Danny paid a visit to Radford Football Club – a non league an inner-city side that is just a short tram journey away from the centre of Nottingham.
Radford is known as being the home of Raleigh Bicycles, The Old General Pub – with its iconic 120-year-old statue of Benjamin Mayo standing proudly in the window box, and The Variety Club – what was basically like a smutty version of Phoenix Nights. These local landmarks are now defunct and will, of course be making their way for housing.
But the area remains to be known for its less welcoming qualities. Such as; being one of Nottingham’s ‘concrete jungles’; with high crime-rates, drug use, prostitution and derelict buildings that are more often than not inhabited by squatters. But if you’re a fan of non-league football, all of that shouldn’t put you off paying a visit there, because hidden amongst the old laundrettes, takeaways, tower-blocks and gun shops (honestly), lies a diamond in the rough – Radford Football Club.
Radford FC, nicknamed The Pheasants, were formed in 1964 as Manlove (don’t laugh!) & Alliots. But that (luckily) didn’t last very long, and they were renamed Radford Olympic – the club’s crest still retains the Olympic rings from that period – and in 1977 they were the first amateur club to be allowed to wear advertising on their shirts.
In 2008, The Pheasants became one of the founding clubs of the semi-professional East Midlands Counties Football League (level 10 of the English Football League system), in which they still ply their trade. Last season (the club’s 50th) they finished 3rd – their highest ever league finish, which also ensured that FA Cup football would be played at Selhurst Street for the 2015/16 season. Also, to celebrate their 50th year and the installation of a brand new pitch, the club hosted a sell-out fixture against a Nottingham Forest XI, which finished 10-1 to their famous neighbours.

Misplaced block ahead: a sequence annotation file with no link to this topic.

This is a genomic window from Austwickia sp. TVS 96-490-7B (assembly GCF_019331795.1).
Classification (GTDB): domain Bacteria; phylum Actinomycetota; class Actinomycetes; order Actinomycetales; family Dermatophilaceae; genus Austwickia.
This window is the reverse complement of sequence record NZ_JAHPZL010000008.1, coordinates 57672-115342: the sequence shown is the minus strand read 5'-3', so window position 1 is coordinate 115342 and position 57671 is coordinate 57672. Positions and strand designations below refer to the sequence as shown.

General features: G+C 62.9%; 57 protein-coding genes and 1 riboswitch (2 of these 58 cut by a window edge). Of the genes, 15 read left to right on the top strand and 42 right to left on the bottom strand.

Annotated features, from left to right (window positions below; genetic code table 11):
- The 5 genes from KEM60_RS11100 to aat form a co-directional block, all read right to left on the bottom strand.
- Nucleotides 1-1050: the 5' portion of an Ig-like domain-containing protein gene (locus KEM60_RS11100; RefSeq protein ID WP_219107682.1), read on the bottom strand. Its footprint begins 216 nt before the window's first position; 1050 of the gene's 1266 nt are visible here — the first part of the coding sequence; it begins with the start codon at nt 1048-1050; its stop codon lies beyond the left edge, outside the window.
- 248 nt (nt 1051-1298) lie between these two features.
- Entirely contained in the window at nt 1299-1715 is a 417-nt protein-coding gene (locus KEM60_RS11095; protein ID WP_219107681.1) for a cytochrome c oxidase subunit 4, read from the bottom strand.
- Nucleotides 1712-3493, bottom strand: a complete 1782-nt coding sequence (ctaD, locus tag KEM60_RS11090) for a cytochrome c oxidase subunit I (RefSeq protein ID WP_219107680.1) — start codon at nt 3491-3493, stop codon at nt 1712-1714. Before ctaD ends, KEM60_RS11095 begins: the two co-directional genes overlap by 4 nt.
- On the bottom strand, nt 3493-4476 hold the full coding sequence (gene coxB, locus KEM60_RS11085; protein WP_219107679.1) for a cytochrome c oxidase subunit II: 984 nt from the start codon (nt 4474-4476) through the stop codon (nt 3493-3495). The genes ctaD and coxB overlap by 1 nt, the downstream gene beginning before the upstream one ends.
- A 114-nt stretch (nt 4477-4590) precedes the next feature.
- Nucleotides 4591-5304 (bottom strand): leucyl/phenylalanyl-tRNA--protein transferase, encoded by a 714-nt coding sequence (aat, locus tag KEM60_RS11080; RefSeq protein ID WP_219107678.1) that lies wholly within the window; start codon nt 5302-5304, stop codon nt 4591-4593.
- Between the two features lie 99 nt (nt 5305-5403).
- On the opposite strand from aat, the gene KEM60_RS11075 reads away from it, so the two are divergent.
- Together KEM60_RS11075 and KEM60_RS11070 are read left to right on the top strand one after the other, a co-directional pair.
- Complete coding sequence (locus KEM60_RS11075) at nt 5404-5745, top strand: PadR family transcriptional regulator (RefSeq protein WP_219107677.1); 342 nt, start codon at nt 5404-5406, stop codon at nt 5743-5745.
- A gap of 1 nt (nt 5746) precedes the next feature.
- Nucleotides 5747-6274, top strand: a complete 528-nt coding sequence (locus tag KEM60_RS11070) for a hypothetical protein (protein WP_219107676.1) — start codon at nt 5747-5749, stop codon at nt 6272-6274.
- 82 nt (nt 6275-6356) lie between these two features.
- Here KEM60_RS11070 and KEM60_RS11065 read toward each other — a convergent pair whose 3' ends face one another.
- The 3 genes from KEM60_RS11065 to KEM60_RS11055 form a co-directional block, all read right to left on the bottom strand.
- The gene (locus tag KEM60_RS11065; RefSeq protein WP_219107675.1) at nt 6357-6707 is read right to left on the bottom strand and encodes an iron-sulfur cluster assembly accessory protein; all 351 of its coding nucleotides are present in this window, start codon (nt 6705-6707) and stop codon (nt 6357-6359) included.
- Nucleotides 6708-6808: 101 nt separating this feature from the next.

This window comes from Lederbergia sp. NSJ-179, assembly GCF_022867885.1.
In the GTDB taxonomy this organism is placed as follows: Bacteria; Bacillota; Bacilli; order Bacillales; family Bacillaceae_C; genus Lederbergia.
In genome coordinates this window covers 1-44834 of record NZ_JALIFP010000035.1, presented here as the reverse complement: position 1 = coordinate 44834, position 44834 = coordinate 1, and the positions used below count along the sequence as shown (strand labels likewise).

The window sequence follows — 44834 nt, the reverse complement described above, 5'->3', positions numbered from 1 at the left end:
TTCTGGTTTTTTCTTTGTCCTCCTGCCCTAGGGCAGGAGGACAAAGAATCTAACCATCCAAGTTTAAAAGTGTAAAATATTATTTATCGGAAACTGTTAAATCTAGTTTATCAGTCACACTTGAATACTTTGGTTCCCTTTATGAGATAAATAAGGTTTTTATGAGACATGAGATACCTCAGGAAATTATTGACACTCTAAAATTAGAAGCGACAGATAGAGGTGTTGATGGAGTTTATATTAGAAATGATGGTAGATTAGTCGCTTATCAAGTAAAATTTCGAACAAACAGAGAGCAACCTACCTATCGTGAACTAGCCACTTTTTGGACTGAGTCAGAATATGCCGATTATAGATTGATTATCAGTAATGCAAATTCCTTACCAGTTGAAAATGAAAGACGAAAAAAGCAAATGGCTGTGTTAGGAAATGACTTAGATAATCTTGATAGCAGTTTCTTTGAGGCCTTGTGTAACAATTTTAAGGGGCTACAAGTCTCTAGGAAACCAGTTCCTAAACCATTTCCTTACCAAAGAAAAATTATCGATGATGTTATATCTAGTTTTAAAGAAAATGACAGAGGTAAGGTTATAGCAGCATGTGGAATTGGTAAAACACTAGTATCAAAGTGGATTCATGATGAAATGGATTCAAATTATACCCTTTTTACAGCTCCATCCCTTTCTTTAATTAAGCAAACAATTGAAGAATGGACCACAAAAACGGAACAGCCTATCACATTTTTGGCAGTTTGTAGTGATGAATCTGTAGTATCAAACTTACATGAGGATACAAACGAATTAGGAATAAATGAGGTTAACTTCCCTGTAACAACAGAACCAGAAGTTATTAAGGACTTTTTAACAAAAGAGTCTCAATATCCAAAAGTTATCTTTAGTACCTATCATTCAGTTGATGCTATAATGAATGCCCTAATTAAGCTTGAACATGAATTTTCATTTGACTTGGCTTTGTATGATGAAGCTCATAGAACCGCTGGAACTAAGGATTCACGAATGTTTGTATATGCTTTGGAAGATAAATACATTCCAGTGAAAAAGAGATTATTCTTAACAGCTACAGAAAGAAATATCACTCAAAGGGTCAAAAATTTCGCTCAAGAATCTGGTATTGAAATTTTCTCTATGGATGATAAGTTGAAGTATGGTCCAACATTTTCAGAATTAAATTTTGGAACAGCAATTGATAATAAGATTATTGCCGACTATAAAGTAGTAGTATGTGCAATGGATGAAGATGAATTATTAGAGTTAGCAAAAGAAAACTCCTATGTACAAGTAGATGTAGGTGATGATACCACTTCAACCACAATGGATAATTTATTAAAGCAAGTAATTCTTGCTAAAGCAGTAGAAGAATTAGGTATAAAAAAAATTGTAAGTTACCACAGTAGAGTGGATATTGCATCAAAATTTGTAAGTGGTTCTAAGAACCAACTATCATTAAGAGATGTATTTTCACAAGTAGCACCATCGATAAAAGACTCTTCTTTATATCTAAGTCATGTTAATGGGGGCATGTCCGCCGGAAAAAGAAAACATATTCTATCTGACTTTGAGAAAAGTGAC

Although they’ve always had a club house, with a bar and hot food on the go, they were your typical one-man-and-his-dog club. Residents would rarely turn out to support their local side, despite admission being free due to the plethora of holes in the perimeter fence. They literally couldn’t give it away, even to see notable players such as Andy Cole(‘s brother), Devon White(‘s brother) and Devon White.
But, in the last few years, with help from Sport England and the Football Stadia Improvement Fund, Selhurst Street has had a bit of a makeover, including erecting a one hundred-seater stand, sheltered terraces and a new tunnel (yes, it’s an extender) – offering a much improved overall match day experience which in turn has attracted a lot more spectators through the turnstiles – earning the club a bit of a cult following. At the game we attended, there was plenty of entertainment on the pitch also. Radford were 4-1 down, but an outstanding comeback saw the Pheasants draw level at the death.
Radford FC is definitely a club with a certain charm about it, and they’re on the rise. If you’re a fan of non-league, treat yourself to a visit to Selhurst Street, you won’t be disappointed!